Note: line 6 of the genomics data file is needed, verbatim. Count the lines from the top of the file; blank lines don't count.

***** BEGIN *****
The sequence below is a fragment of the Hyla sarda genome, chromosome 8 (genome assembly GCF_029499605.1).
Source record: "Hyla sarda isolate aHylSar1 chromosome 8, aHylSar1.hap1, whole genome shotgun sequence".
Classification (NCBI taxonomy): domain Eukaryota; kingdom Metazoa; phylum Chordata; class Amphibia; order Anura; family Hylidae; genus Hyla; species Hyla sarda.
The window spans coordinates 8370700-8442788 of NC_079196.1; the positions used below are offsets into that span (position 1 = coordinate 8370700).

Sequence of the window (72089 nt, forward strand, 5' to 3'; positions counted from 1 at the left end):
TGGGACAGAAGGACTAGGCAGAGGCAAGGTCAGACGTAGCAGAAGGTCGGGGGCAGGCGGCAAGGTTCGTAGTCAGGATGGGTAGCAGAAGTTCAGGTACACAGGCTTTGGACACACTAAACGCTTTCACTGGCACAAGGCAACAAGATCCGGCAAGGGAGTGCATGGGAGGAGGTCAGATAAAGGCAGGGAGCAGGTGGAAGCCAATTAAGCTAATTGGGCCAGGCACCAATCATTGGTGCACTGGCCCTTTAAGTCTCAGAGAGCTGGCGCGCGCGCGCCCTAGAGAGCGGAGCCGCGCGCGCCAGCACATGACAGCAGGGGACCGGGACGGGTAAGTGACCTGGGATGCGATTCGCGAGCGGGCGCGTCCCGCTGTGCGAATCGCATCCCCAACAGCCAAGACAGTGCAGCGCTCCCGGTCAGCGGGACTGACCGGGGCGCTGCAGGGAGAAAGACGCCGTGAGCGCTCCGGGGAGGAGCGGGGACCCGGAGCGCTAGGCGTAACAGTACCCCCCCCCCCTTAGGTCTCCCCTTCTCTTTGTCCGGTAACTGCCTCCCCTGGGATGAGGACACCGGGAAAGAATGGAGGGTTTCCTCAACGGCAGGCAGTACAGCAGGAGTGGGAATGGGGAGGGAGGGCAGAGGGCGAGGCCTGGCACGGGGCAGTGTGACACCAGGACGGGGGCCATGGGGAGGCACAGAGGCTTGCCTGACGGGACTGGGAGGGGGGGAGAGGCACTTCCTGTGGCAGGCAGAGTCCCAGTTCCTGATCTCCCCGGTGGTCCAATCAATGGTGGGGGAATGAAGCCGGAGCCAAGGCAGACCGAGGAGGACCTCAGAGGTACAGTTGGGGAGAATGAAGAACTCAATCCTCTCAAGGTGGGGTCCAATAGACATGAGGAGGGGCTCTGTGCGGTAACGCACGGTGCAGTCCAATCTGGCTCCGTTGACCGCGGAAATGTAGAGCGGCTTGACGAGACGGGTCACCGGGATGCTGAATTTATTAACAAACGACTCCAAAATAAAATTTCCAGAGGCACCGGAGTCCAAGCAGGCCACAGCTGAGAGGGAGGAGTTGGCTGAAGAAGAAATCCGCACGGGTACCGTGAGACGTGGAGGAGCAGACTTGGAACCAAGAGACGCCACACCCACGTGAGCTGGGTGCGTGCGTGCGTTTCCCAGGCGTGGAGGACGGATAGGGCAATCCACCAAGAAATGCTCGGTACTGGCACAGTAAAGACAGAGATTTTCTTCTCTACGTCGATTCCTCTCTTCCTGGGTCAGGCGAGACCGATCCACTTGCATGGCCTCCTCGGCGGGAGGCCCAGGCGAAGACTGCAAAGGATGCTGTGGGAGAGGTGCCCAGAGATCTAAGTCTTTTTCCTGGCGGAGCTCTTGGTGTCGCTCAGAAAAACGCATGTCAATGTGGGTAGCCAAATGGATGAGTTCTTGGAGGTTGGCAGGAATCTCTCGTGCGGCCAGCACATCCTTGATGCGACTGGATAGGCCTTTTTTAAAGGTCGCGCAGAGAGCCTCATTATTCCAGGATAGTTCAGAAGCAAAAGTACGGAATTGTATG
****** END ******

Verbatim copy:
TGGGACAGAAGGACTAGGCAGAGGCAAGGTCAGACGTAGCAGAAGGTCGGGGGCAGGCGGCAAGGTTCGTAGTCAGGATGGGTAGCAGAAGTTCAGGTACACAGGCTTTGGACACACTAAACGCTTTCACTGGCACAAGGCAACAAGATCCGGCAAGGGAGTGCATGGGAGGAGGTCAGATAAAGGCAGGGAGCAGGTGGAAGCCAATTAAGCTAATTGGGCCAGGCACCAATCATTGGTGCACTGGCCCTTTAAGTCTCAGAGAGCTGGCGCGCGCGCGCCCTAGAGAGCGGAGCCGCGCGCGCCAGCACATGACAGCAGGGGACCGGGACGGGTAAGTGACCTGGGATGCGATTCGCGAGCGGGCGCGTCCCGCTGTGCGAATCGCATCCCCAACAGCCAAGACAGTGCAGCGCTCCCGGTCAGCGGGACTGACCGGGGCGCTGCAGGGAGAAAGACGCCGTGAGCGCTCCGGGGAGGAGCGGGGACCCGGAGCGCTAGGCGTAACAGTACCCCCCCCCCCTTAGGTCTCCCCTTCTCTTTGTCCGGTAACTGCCTCCCCTGGGATGAGGACACCGGGAAAGAATGGAGGGTTTCCTCAACGGCAGGCAGTACAGCAGGAGTGGGAATGGGGAGGGAGGGCAGAGGGCGAGGCCTGGCACGGGGCAGTGTGACACCAGGACGGGGGCCATGGGGAGGCACAGAGGCTTGCCTGACGGGACTGGGAGGGGGGGAGAGGCACTTCCTGTGGCAGGCAGAGTCCCAGTTCCTGATCTCCCCGGTGGTCCAATCAATGGTGGGGGAATGAAGCCGGAGCCAAGGCAGACCGAGGAGGACCTCAGAGGTACAGTTGGGGAGAATGAAGAACTCAATCCTCTCAAGGTGGGGTCCAATAGACATGAGGAGGGGCTCTGTGCGGTAACGCACGGTGCAGTCCAATCTGGCTCCGTTGACCGCGGAAATGTAGAGCGGCTTGACGAGACGGGTCACCGGGATGCTGAATTTATTAACAAACGACTCCAAAATAAAATTTCCAGAGGCACCGGAGTCCAAGCAGGCCACAGCTGAGAGGGAGGAGTTGGCTGAAGAAGAAATCCGCACGGGTACCGTGAGACGTGGAGGAGCAGACTTGGAACCAAGAGACGCCACACCCACGTGAGCTGGGTGCGTGCGTGCGTTTCCCAGGCGTGGAGGACGGATAGGGCAATCCACCAAGAAATGCTCGGTACTGGCACAGTAAAGACAGAGATTTTCTTCTCTACGTCGATTCCTCTCTTCCTGGGTCAGGCGAGACCGATCCACTTGCATGGCCTCCTCGGCGGGAGGCCCAGGCGAAGACTGCAAAGGATGCTGTGGGAGAGGTGCCCAGAGATCTAAGTCTTTTTCCTGGCGGAGCTCTTGGTGTCGCTCAGAAAAACGCATGTCAATGTGGGTAGCCAAATGGATGAGTTCTTGGAGGTTGGCAGGAATCTCTCGTGCGGCCAGCACATCCTTGATGCGACTGGATAGGCCTTTTTTAAAGGTCGCGCAGAGAGCCTCATTATTCCAGGATAGTTCAGAAGCAAAAGTACGGAATTGTATG